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22 January 2020
Employees may drink a small glass of alcohol in the workplace, whether at after-work events or professional lunches or during festivities organised by the company. However, in some cases, employees may arrive at work intoxicated. The Court of Appeal was recently confronted with such a situation and had to consider under which conditions an employee's state of intoxication can justify their dismissal.(1)
This judgment highlights the preventive measures that employers can implement to avoid this situation and the means available to them when managing cases of intoxication at work.
In principle, the consumption of alcohol in the workplace constitutes a serious fault which can justify the employee's dismissal with immediate effect.(2)
However, the Luxembourg courts do not apply this principle to the letter. Indeed, the consumption of alcohol – and thus drunkenness – in the workplace will constitute a serious fault only in certain circumstances, which the courts should assess on a case-by-case basis.
In their analysis, the courts consider the following criteria:
Thus, in practice, although occasional and moderate consumption of alcohol during working hours seems to be tolerated by the courts, this is not the case when employees report to work intoxicated and disrupt the smooth running of the business.(3)
The present case concerned the dismissal of an employee (a staff representative) who had been practising as a registered nurse in a care home for the elderly for more than four years.
The dismissal was based on two points:
With regard to the first point, the employer stated that:
Moreover, there had been another three similar incidents which had occurred six months earlier, for which the employee had been summoned to a management interview and received a letter on this subject.
On the basis of certificates and testimonies from the employee's colleagues heard at the first instance, the Court of Appeal confirmed the Labour Court's judgment and declared the dismissal justified.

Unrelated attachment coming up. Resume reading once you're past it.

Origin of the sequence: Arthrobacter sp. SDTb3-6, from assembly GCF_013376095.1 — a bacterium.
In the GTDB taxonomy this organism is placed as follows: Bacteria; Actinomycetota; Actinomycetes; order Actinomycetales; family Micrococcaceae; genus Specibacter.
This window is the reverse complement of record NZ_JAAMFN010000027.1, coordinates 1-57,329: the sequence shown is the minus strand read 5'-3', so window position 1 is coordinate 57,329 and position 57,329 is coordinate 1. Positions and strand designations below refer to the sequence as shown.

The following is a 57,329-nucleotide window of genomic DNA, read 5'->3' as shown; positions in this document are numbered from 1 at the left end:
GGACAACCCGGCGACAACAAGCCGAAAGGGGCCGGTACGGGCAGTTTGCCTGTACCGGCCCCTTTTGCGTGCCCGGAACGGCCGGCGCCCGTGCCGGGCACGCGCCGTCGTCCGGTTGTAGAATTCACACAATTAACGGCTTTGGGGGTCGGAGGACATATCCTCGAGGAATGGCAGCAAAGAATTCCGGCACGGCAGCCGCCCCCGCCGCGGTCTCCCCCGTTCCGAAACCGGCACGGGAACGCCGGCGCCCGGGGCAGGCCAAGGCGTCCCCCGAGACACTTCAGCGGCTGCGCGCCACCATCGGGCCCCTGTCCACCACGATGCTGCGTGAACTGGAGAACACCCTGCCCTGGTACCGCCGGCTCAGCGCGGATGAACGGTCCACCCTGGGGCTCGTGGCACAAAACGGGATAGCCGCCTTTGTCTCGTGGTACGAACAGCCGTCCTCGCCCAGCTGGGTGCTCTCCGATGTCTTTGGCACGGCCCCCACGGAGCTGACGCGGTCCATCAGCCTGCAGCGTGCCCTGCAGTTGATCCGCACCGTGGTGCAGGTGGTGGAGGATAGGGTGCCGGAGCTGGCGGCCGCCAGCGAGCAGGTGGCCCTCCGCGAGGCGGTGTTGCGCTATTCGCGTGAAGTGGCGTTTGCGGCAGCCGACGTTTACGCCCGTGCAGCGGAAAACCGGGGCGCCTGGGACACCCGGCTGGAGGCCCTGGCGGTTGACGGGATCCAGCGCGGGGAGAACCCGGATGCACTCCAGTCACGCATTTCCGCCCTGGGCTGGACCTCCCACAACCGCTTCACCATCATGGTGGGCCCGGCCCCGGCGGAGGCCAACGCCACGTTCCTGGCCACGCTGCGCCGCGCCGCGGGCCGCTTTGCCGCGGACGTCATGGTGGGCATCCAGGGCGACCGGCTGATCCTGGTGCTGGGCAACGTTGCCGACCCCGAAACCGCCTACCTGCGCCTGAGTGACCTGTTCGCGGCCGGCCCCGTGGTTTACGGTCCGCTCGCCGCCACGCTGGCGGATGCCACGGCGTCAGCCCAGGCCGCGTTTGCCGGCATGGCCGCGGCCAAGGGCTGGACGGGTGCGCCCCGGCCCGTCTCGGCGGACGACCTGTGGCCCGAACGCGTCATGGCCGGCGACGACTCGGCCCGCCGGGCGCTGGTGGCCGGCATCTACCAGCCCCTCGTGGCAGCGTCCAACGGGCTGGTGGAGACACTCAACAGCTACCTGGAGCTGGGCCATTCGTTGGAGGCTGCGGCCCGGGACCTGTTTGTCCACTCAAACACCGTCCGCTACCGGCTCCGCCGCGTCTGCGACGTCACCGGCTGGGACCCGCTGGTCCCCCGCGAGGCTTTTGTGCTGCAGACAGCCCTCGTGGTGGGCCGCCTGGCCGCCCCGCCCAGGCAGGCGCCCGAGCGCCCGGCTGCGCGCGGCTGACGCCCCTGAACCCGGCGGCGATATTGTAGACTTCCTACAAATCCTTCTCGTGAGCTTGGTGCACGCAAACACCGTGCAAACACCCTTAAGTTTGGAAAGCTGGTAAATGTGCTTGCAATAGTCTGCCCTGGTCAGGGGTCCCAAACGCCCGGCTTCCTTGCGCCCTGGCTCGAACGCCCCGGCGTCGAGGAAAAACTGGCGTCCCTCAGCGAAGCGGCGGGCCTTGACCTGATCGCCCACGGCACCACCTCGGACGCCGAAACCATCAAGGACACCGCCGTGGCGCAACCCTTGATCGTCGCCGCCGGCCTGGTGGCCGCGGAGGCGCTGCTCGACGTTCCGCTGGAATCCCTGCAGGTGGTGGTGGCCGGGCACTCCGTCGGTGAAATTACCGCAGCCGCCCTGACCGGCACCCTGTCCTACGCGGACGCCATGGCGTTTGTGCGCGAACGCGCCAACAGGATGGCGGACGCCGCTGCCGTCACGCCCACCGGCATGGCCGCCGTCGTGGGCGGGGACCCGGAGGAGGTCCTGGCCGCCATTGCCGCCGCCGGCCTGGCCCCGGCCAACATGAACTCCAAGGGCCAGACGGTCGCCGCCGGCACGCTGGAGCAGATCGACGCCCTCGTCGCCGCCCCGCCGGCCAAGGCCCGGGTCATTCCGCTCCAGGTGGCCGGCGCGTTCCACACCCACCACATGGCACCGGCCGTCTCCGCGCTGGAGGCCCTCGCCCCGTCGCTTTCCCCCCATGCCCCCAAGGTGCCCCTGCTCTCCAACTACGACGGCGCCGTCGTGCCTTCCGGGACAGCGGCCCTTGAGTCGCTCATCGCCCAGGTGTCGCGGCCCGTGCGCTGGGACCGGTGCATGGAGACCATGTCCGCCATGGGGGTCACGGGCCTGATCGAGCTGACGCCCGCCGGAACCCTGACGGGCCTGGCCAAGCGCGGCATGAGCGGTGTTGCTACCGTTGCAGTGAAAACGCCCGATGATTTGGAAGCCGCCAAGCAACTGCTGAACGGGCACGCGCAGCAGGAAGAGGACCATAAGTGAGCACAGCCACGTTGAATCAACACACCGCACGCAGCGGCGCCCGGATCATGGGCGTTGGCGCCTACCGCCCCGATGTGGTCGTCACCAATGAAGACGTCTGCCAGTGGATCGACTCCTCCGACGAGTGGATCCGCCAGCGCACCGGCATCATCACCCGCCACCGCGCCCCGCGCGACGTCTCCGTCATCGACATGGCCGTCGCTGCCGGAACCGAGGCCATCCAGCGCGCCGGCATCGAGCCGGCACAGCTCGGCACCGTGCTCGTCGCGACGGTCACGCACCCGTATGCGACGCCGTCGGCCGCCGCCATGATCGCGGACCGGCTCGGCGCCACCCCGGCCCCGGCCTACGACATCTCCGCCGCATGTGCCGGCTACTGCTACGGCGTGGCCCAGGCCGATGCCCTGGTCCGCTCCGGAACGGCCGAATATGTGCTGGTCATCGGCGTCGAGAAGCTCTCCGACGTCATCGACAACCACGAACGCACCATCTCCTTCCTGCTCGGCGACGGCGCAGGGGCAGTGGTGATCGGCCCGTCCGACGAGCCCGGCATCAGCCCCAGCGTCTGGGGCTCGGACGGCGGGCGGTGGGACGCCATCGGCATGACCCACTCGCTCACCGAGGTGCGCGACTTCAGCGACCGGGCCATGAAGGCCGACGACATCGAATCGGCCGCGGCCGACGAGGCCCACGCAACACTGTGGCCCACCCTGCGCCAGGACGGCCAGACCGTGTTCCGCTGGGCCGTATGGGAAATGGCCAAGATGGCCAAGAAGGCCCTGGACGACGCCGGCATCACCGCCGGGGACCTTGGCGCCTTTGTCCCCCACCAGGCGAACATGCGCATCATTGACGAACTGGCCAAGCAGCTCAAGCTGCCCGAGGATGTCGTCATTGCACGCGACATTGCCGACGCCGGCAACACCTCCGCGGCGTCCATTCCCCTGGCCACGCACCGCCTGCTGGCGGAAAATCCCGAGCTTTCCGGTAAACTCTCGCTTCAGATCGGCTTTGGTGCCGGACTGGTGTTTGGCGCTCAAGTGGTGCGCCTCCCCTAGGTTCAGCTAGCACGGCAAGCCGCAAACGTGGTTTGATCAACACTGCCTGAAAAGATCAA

The decisive criteria relied on by the Court of Appeal included:
Thus, the judges held that:
In matters of blood alcohol content at work, it is accepted that the degree of alcoholic impregnation sufficient to constitute a real and serious cause of dismissal varies according to the profession of the person concerned. Repeated drunkenness constitutes a real and serious cause of dismissal regardless of whether it has any impact on the quality of the work provided.
In the present case, it follows from the whole of the file that A's behaviour constitutes a real and imminent danger for the residents, is incompatible with the obligations arising from the employee's nursing function and making all collaboration impossible in itself an area as sensitive as that of the treatment of particularly vulnerable elderly people.
As these initial facts were sufficient to justify the employee's dismissal, the judges did not analyse the other shortcomings and declared that the employee's employment contract had been terminated with effect from the date that the dismissal letter had been hand delivered.(4)
Establish preventive rules regarding alcohol consumption
As part of employers' disciplinary power, they can determine if and under what conditions alcohol consumption before or during work is permitted.
Thus, to prevent incidents, employers should specify in internal regulations:
These rules should be clearly communicated to employees in order to make them enforceable. Moreover, employees must be informed of the risks and consequences that they may face for being intoxicated in the workplace.